Abstract| Volume 14, ISSUE 4, SUPPLEMENT , S74, April 2013

Selection of a hydrocodone bitartrate extended-release prototype with optimal tamper resistance and extended-release characteristics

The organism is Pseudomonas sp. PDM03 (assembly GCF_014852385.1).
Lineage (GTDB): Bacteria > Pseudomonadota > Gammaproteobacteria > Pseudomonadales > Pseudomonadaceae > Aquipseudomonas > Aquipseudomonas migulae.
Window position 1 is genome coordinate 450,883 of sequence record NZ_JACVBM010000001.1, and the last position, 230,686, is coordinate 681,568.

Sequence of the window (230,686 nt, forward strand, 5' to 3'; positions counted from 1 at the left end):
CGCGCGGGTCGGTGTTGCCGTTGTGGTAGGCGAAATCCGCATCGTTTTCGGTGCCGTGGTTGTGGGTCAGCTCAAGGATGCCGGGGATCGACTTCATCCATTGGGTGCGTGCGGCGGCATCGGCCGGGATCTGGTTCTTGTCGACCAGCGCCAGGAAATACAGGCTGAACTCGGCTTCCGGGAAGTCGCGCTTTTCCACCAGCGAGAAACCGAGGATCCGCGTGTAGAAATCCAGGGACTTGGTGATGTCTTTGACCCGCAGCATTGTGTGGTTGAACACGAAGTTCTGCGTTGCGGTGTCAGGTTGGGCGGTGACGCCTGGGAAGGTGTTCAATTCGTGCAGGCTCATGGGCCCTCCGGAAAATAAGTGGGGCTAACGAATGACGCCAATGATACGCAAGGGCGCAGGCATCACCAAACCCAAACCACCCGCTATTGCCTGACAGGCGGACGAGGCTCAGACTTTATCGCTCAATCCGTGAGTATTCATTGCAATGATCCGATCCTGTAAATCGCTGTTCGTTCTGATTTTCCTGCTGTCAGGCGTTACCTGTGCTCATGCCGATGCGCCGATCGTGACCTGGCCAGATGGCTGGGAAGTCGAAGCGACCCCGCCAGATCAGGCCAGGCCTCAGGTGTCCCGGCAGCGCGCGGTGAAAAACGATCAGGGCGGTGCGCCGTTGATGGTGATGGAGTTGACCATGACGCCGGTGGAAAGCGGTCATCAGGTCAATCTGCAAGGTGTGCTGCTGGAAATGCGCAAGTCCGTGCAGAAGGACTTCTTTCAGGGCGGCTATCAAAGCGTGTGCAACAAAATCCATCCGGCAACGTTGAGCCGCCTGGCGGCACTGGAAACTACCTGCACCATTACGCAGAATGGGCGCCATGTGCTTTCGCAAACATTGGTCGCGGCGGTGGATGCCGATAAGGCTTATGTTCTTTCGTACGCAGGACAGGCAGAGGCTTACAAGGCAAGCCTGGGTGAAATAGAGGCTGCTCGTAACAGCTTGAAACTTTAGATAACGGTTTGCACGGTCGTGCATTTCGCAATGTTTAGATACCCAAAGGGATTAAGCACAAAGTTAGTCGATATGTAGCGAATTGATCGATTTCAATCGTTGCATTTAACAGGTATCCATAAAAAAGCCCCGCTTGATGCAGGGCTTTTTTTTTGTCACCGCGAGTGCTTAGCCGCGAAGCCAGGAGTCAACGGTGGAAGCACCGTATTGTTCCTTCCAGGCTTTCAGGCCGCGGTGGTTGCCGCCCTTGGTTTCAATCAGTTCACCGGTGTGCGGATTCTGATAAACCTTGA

Hydrocodone is available only in immediate-release (IR) combination products for treatment of pain in the United States. This randomized, open-label, crossover study intended to identify a prototype with the highest tamper resistance, which maintains optimal extended-release (ER) characteristics. Pharmacokinetic profiles were characterized for 3 ER hydrocodone prototypes designed to be resistant to rapid release of drug upon product tampering. After IRB approval and informed consent were obtained, healthy subjects were randomized. During the study, subjects received a single 45-mg dose of each of the 3 ER hydrocodone prototypes (with relatively low, intermediate, or high levels of OraGuard™ coating). There was a minimum 5-day washout between hydrocodone doses. Subjects received naltrexone before and after each dose of study medication to block opioid receptors and minimize opioid-related adverse events. Blood samples for pharmacokinetics were collected before and over 72 hours after each study drug administration. Measures included peak plasma concentration (Cmax), time to Cmax (tmax), area under the curve from time 0 to infinity (AUC0-∞), and terminal elimination half-life (t1/2). Safety also was assessed. Forty subjects enrolled; 37 completed the study. Mean values for the low-, intermediate-, and high-coating ER hydrocodone prototypes were: Cmax, 49.2, 32.6, and 28.4 ng/mL; AUC0-∞, 640.0, 600.3, and 577.8 ng•hr/mL; and t1/2, 11.7, 11.4, and 11.3 hours, respectively. Median tmax values were 5.9, 7.9, and 8.5 hours, respectively. The incidence of adverse events was similar between the low- (16%), intermediate- (13%), and high-coating (24%) ER hydrocodone prototypes. No serious adverse events were reported. Each hydrocodone prototype demonstrated ER characteristics with plasma levels being maintained over the full intended 12-hour dosing interval. The high-coating ER hydrocodone prototype was selected for further development because of its potential to better resist rapid release of drug upon product tampering.